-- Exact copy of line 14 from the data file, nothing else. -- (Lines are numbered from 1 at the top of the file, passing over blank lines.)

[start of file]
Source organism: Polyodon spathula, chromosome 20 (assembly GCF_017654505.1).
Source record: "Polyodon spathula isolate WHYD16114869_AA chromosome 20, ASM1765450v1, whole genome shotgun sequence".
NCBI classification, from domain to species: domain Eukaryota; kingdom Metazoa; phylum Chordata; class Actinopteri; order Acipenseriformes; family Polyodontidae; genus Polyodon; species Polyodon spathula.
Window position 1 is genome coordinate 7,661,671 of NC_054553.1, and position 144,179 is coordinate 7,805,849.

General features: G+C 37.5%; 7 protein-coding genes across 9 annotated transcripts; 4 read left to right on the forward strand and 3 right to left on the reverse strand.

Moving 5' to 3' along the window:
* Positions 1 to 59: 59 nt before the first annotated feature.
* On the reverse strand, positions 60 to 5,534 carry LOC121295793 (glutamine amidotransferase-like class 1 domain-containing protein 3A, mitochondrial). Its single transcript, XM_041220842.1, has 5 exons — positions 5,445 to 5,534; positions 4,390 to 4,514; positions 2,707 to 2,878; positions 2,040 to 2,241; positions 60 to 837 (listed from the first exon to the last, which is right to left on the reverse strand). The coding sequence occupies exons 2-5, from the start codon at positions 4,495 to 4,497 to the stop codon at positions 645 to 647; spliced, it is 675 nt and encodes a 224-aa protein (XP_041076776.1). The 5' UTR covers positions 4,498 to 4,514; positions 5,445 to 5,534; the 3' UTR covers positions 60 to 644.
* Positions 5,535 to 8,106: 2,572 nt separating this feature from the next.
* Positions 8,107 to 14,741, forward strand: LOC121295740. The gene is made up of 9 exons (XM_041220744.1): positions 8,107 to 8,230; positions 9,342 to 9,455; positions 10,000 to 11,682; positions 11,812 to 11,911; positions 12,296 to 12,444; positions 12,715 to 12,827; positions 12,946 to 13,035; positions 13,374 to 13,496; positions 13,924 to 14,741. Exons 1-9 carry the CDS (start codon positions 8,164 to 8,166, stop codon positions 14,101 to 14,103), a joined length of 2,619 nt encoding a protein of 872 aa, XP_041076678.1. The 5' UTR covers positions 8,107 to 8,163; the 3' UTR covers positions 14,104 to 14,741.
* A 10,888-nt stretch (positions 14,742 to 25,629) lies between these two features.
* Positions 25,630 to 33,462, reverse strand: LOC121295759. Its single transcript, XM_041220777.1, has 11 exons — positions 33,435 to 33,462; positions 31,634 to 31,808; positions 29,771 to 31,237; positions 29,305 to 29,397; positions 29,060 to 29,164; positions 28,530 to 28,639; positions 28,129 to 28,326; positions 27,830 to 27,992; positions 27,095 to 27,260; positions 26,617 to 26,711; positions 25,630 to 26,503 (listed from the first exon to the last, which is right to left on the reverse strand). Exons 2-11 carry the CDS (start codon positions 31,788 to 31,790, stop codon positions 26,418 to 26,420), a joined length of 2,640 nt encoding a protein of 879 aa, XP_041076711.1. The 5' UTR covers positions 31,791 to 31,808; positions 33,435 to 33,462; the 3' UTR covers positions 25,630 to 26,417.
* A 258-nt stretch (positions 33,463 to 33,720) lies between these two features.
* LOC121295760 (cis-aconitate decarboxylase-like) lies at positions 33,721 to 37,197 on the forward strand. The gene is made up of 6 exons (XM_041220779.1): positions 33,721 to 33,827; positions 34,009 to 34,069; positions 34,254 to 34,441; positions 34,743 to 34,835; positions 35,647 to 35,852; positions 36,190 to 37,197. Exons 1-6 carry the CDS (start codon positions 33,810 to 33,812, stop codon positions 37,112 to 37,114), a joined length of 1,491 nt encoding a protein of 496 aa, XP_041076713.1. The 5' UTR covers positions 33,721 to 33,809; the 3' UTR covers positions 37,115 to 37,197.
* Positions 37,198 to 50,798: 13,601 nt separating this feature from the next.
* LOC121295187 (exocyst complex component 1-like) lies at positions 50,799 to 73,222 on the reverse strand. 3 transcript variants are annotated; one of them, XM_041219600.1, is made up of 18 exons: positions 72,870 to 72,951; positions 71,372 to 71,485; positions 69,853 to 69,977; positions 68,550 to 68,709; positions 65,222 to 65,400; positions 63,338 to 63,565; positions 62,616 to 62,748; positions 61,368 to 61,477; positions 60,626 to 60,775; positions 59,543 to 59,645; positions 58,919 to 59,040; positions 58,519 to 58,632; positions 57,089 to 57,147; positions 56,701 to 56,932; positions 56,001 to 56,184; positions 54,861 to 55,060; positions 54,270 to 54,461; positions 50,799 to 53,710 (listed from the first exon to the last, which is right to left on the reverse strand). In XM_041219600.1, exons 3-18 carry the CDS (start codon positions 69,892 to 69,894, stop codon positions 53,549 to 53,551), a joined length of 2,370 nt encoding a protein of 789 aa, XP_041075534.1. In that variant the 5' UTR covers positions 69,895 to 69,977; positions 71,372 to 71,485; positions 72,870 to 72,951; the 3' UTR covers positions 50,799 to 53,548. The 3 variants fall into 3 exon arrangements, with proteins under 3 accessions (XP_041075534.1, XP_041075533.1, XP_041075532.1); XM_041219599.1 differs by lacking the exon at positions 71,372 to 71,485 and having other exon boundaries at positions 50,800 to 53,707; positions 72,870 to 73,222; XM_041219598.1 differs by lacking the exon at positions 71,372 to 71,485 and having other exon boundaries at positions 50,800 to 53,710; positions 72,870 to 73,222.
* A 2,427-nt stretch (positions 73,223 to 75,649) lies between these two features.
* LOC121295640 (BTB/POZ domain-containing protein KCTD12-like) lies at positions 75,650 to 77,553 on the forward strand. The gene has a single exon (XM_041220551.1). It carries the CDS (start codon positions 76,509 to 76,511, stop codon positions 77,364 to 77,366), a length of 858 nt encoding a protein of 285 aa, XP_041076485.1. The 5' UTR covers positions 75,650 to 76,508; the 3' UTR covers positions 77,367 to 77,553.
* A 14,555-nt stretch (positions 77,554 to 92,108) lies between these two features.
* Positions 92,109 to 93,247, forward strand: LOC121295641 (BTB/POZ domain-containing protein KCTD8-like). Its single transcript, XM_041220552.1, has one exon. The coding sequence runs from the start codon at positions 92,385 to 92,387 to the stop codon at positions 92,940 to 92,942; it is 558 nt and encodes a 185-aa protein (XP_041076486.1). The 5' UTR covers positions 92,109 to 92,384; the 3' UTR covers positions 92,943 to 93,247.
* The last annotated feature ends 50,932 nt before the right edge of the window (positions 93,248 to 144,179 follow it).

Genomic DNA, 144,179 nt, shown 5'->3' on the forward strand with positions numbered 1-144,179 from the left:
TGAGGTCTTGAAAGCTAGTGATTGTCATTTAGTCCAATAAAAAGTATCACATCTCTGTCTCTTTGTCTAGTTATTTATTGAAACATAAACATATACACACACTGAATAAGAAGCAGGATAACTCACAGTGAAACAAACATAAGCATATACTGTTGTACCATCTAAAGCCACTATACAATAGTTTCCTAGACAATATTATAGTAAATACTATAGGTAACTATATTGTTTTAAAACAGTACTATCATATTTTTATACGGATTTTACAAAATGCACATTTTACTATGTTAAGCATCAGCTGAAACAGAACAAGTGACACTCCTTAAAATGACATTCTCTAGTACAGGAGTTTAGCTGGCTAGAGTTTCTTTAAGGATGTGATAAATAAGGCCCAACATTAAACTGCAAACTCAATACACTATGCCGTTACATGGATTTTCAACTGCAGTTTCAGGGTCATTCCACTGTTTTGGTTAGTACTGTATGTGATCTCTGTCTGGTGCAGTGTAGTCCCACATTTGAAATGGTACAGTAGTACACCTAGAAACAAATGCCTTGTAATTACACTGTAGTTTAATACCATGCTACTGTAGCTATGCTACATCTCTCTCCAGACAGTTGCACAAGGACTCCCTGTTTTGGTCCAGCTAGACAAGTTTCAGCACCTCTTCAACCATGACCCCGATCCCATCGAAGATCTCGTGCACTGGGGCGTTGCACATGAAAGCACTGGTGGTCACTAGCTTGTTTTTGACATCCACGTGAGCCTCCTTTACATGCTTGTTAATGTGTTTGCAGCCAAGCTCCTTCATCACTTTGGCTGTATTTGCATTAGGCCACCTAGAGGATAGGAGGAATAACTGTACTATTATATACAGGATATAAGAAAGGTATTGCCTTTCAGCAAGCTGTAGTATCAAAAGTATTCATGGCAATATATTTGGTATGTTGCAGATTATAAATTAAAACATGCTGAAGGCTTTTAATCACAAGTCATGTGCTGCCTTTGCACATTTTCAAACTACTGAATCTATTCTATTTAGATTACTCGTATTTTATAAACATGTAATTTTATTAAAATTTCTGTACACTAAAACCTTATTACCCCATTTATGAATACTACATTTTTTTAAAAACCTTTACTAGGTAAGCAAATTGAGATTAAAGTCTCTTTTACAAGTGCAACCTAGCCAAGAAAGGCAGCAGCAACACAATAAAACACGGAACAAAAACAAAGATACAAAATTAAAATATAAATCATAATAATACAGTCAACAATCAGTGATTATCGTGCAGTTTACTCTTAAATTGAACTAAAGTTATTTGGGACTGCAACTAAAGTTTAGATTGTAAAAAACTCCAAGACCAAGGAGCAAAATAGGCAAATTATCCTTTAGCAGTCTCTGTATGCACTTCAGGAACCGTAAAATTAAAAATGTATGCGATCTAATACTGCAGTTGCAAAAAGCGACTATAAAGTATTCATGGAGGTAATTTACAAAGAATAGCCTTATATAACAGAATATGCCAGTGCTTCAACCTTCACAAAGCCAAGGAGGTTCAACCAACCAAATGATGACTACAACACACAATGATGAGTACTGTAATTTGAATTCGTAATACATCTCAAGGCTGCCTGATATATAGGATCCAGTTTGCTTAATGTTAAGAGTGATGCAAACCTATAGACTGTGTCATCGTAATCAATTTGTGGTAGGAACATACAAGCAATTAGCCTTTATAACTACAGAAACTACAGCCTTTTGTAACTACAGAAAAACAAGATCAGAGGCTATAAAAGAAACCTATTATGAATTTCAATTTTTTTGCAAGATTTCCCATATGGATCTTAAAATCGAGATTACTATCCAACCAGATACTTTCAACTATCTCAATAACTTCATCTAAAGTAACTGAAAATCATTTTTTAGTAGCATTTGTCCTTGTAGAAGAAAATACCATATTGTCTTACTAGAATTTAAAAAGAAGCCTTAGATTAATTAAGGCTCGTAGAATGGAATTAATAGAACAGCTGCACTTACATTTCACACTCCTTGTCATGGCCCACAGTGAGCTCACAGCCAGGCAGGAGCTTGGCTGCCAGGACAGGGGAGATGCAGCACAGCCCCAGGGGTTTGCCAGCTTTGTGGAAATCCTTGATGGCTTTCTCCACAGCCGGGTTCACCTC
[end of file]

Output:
* LOC121295760 (cis-aconitate decarboxylase-like) lies at positions 33,721 to 37,197 on the forward strand. The gene is made up of 6 exons (XM_041220779.1): positions 33,721 to 33,827; positions 34,009 to 34,069; positions 34,254 to 34,441; positions 34,743 to 34,835; positions 35,647 to 35,852; positions 36,190 to 37,197. Exons 1-6 carry the CDS (start codon positions 33,810 to 33,812, stop codon positions 37,112 to 37,114), a joined length of 1,491 nt encoding a protein of 496 aa, XP_041076713.1. The 5' UTR covers positions 33,721 to 33,809; the 3' UTR covers positions 37,115 to 37,197.